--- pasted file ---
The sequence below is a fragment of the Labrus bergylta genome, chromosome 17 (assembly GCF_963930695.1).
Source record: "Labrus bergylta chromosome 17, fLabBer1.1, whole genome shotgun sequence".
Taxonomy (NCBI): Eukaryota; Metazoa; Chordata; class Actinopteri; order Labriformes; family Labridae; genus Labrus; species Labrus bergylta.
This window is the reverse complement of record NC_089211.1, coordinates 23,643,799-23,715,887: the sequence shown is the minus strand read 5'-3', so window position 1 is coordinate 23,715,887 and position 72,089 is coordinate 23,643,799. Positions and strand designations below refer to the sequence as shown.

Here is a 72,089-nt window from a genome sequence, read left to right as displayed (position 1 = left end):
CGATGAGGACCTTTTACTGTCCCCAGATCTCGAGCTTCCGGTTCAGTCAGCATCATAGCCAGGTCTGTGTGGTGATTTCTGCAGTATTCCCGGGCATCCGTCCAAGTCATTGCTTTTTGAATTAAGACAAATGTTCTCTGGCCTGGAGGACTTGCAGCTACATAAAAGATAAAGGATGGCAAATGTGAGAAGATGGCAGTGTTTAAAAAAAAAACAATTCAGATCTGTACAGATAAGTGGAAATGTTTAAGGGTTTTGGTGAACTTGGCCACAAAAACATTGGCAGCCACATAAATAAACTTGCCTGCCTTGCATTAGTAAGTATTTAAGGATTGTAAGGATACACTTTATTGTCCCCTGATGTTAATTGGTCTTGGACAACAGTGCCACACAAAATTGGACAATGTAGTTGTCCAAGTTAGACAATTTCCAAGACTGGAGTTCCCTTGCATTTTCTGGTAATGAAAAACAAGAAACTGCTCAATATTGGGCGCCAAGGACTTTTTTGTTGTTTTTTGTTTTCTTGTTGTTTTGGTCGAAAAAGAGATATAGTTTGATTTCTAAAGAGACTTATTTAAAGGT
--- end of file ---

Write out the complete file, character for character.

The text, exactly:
The sequence below is a fragment of the Labrus bergylta genome, chromosome 17 (assembly GCF_963930695.1).
Source record: "Labrus bergylta chromosome 17, fLabBer1.1, whole genome shotgun sequence".
Taxonomy (NCBI): Eukaryota; Metazoa; Chordata; class Actinopteri; order Labriformes; family Labridae; genus Labrus; species Labrus bergylta.
This window is the reverse complement of record NC_089211.1, coordinates 23,643,799-23,715,887: the sequence shown is the minus strand read 5'-3', so window position 1 is coordinate 23,715,887 and position 72,089 is coordinate 23,643,799. Positions and strand designations below refer to the sequence as shown.

Here is a 72,089-nt window from a genome sequence, read left to right as displayed (position 1 = left end):
CGATGAGGACCTTTTACTGTCCCCAGATCTCGAGCTTCCGGTTCAGTCAGCATCATAGCCAGGTCTGTGTGGTGATTTCTGCAGTATTCCCGGGCATCCGTCCAAGTCATTGCTTTTTGAATTAAGACAAATGTTCTCTGGCCTGGAGGACTTGCAGCTACATAAAAGATAAAGGATGGCAAATGTGAGAAGATGGCAGTGTTTAAAAAAAAAACAATTCAGATCTGTACAGATAAGTGGAAATGTTTAAGGGTTTTGGTGAACTTGGCCACAAAAACATTGGCAGCCACATAAATAAACTTGCCTGCCTTGCATTAGTAAGTATTTAAGGATTGTAAGGATACACTTTATTGTCCCCTGATGTTAATTGGTCTTGGACAACAGTGCCACACAAAATTGGACAATGTAGTTGTCCAAGTTAGACAATTTCCAAGACTGGAGTTCCCTTGCATTTTCTGGTAATGAAAAACAAGAAACTGCTCAATATTGGGCGCCAAGGACTTTTTTGTTGTTTTTTGTTTTCTTGTTGTTTTGGTCGAAAAAGAGATATAGTTTGATTTCTAAAGAGACTTATTTAAAGGT